PayPal criticized, but NC and firms it supports have ties with pariah nations

This March 10, 2015 photo shows signage outside PayPal's headquarters in San Jose, Calif.
This March 10, 2015 photo shows signage outside PayPal's headquarters in San Jose, Calif. AP

After PayPal said Tuesday that it would cancel a 400-job expansion in Charlotte because of concerns over the new state law concerning LGBT rights and other employment and discrimination issues, Republican leaders shot back.

“PayPal did business in Cuba, Sudan and Iran, but has a problem with North Carolina?” the state GOP said in a news release Tuesday.

PayPal was fined $7.7 million in 2015 after it reported that it had violated U.S. economic sanctions against those countries.

There had been no mention of the violations less than a month earlier, when Gov. Pat McCrory announced PayPal’s Charlotte expansion – and $3.7 million in state incentives the company is now giving up.

North Carolina taxpayers have paid millions of dollars in incentives to other companies under federal scrutiny for working in Iran and Sudan. And exports to Cuba account for millions in revenue for North Carolina businesses.

Yet, Cuba has become a punching bag for supporters of the new state law, popularly called HB2.

The law, enacted March 23, prevents local governments from passing nondiscrimination ordinances and from opening public bathrooms to people based on their gender identity. It bans discrimination on the basis of “race, religion, color, national origin or biological sex” at businesses and other “places of public accommodation,” but it bars North Carolinians from going to state court to challenge this discrimination.

Michelle Nix, the NCGOP’s vice chairman, criticized PayPal’s ties to Cuba and its communist government in a Facebook post Tuesday.

“Hasta la buh-bye,” she wrote to the company.

McCrory brought up Cuba in a Fox News appearance in late March, after New York Gov. Andrew Cuomo banned nonessential state travel to North Carolina because of HB2.

“It’s just demagoguery at its worst,” McCrory said. “Is this the type of democracy we’re going to have, where you go to Cuba and then you tell your citizens not to come to North Carolina?”

Ties with Cuba

Cuomo did visit Cuba about a year ago. Several months later, in September 2015, a North Carolina delegation also visited the island nation – including officials from the state Department of Agriculture & Consumer Services, whose elected commissioner is Republican Steve Troxler.

Some North Carolina businesses have been working in Cuba for years, under a 2000 federal law that created exemptions to a decades-old trade embargo. A study at Texas A&M University found that in 2009, North Carolina companies did $19.6 million in business with Cuba.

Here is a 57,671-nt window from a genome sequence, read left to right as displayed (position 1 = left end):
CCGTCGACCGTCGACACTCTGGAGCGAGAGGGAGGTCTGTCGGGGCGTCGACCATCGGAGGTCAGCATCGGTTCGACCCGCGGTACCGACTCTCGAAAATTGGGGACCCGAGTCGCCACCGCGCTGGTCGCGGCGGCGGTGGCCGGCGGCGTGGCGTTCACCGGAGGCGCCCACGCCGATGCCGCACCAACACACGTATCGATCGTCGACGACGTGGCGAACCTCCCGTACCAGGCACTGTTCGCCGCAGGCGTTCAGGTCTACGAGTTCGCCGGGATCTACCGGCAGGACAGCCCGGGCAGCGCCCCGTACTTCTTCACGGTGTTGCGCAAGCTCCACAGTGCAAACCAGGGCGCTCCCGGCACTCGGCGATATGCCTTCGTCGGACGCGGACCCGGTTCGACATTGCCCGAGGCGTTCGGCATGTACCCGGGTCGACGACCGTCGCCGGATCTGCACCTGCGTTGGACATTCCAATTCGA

Outreach to Cuba has bipartisan support. The N.C. Farm Bureau – a group whose campaign contributions heavily favor Republicans – organized the September trip to Cuba.

U.S. Rep. David Price, a Democrat, visited the country last month with President Barack Obama and others, including PayPal CEO Daniel Schulman.

Ties with Iran

In 2012, state Treasurer Janet Cowell ordered the state retirement system to divest from all companies that were under federal scrutiny over ties to Iran’s state-run energy sector.

That decision was authorized by a 2010 federal law citing concerns that those companies were directly or indirectly helping fund the country’s nuclear program.

The North Carolina Retirement System had more than $150 million invested in such companies. Among them was Siemens AG, a German company whose Siemens Energy branch also has directly received millions of dollars from North Carolina taxpayers.

In 2011, Siemens began receiving a $22 million state incentives package to build a manufacturing plant in Charlotte, and $2.6 million in incentives for a Wake County project. Local governments also contributed millions.

The company was put on the state’s do-not-invest list in 2012, after the incentives began. In June 2015, North Carolina passed a state law mandating divestment from Iran-tied companies, yet including significantly fewer companies than what Cowell’s office had banned previously.

The law went into effect in February. Siemens was one of the companies removed by the legislature from the list of banned investments.

Even while it was on the prohibited list, from 2012 to 2015, Siemens remained able to receive taxpayer-funded incentives payments. Under the incentives agreement, the company was due $9.4 million from the state over those four years.

The state payments for both Siemens projects continue. The Wake project will get $444,000 a year until 2019. The Mecklenburg project will receive nearly $3 million a year until 2022. The company now employs hundreds of people in Charlotte and Wendell.

Ties with Sudan

Caterpillar has won more than $40 million in state and local incentives since 2011 to expand its workforce in North Carolina. It’s also under federal scrutiny for the work of its foreign subsidiaries in Sudan.

The country is under U.S. economic sanctions and is run by Omar al-Bashir, who is wanted on international war crimes charges, including genocide.

As with Iran in 2015, a state law in 2007 mandated that Cowell order the state retirement system to divest from all companies under federal scrutiny for their work in Sudan.

No state funds were invested in Caterpillar, but the state divested nearly $24 million that was invested in three other companies – PetroChina, Bharat Heavy Electricals, and the Oil and Natural Gas Corp. Ltd.

Caterpillar still receives incentives despite being on the state treasurer’s do-not-invest list. For building a plant in Winston-Salem, expanding a plant in Sanford and creating hundreds of manufacturing jobs, it’s slated to receive about $1 million per year from the state until 2021.

Doran: 919-836-2858; Twitter: @will_doran

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